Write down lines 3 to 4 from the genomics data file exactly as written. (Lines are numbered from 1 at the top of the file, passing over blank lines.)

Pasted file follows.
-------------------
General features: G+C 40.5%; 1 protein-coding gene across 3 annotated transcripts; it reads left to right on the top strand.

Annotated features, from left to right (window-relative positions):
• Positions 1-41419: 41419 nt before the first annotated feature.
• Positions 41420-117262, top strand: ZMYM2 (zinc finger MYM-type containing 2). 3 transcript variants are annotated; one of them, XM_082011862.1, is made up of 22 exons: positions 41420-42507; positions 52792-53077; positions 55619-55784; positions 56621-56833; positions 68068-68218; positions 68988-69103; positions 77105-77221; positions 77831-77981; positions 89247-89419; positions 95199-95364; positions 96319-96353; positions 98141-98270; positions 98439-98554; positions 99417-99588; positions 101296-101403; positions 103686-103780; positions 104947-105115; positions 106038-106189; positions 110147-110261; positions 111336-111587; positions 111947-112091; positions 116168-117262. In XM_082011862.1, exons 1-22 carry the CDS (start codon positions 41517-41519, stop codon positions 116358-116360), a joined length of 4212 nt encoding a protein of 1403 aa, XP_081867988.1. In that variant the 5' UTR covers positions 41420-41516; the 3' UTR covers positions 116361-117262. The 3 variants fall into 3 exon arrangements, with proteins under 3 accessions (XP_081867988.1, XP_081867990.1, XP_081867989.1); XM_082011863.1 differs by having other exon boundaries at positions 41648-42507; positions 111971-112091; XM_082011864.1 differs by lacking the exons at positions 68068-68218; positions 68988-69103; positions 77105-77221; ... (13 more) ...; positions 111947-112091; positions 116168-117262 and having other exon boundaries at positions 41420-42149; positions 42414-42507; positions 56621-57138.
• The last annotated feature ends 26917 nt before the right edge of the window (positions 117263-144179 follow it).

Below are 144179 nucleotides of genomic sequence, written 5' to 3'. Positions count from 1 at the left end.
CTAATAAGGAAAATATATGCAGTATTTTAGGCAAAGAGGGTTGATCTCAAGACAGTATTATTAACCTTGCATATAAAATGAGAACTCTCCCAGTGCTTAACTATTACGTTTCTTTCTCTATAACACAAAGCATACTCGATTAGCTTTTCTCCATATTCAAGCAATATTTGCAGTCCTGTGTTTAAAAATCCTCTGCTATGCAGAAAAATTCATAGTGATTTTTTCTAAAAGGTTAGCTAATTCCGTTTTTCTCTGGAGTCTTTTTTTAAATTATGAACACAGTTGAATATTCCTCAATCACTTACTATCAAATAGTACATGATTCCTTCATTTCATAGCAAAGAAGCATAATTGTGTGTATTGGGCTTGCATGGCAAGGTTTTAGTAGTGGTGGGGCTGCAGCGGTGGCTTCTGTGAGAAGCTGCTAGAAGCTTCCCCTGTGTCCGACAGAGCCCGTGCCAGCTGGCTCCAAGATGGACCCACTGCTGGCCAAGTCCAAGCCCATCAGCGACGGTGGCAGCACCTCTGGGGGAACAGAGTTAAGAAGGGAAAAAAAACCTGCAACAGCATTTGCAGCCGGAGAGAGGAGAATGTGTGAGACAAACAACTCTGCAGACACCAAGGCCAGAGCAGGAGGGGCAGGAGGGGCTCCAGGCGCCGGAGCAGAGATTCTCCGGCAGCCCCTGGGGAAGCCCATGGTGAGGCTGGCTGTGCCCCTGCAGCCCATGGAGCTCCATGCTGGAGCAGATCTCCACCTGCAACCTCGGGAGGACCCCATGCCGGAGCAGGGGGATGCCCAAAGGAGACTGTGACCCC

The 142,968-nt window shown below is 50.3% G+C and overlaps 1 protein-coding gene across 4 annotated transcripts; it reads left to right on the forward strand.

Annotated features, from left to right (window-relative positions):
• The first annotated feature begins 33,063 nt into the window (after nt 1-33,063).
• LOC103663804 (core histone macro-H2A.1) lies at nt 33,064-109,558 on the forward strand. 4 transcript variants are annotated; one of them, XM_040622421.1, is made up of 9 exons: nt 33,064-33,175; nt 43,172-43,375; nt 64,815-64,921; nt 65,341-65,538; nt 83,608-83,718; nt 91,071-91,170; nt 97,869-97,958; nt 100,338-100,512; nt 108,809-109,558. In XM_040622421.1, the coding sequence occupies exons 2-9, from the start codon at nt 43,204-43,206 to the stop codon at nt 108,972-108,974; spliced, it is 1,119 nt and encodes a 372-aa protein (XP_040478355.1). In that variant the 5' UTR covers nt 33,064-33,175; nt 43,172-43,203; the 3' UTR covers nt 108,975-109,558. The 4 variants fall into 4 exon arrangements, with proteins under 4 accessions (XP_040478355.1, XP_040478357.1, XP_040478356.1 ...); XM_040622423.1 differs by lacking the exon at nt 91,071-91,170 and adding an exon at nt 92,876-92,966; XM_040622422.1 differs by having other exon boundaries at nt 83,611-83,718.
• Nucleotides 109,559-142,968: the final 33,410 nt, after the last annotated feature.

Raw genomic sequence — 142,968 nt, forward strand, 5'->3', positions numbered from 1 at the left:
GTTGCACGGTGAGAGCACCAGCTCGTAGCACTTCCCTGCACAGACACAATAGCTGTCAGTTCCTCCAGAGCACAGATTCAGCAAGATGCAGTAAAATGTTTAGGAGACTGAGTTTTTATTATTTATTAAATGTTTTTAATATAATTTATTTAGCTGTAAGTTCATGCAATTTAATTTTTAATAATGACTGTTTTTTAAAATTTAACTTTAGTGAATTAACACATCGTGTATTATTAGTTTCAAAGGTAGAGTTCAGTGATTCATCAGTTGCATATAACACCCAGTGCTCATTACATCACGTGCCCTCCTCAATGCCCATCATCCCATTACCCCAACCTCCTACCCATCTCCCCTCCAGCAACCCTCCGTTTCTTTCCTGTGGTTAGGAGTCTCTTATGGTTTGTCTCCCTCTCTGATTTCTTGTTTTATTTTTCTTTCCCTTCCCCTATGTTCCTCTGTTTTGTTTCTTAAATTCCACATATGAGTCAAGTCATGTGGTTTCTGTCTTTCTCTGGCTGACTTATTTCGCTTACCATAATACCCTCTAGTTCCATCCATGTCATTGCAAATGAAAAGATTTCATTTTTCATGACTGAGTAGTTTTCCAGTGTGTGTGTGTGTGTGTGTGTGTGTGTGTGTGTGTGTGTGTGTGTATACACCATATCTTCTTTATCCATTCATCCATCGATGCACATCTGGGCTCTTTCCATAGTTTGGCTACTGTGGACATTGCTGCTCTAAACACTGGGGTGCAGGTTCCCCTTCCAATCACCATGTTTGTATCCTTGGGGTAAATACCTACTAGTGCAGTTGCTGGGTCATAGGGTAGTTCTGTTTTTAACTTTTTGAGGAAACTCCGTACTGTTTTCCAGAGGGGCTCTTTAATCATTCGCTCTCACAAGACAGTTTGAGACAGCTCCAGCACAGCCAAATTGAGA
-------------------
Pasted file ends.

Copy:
• Positions 1-41419: 41419 nt before the first annotated feature.
• Positions 41420-117262, top strand: ZMYM2 (zinc finger MYM-type containing 2). 3 transcript variants are annotated; one of them, XM_082011862.1, is made up of 22 exons: positions 41420-42507; positions 52792-53077; positions 55619-55784; positions 56621-56833; positions 68068-68218; positions 68988-69103; positions 77105-77221; positions 77831-77981; positions 89247-89419; positions 95199-95364; positions 96319-96353; positions 98141-98270; positions 98439-98554; positions 99417-99588; positions 101296-101403; positions 103686-103780; positions 104947-105115; positions 106038-106189; positions 110147-110261; positions 111336-111587; positions 111947-112091; positions 116168-117262. In XM_082011862.1, exons 1-22 carry the CDS (start codon positions 41517-41519, stop codon positions 116358-116360), a joined length of 4212 nt encoding a protein of 1403 aa, XP_081867988.1. In that variant the 5' UTR covers positions 41420-41516; the 3' UTR covers positions 116361-117262. The 3 variants fall into 3 exon arrangements, with proteins under 3 accessions (XP_081867988.1, XP_081867990.1, XP_081867989.1); XM_082011863.1 differs by having other exon boundaries at positions 41648-42507; positions 111971-112091; XM_082011864.1 differs by lacking the exons at positions 68068-68218; positions 68988-69103; positions 77105-77221; ... (13 more) ...; positions 111947-112091; positions 116168-117262 and having other exon boundaries at positions 41420-42149; positions 42414-42507; positions 56621-57138.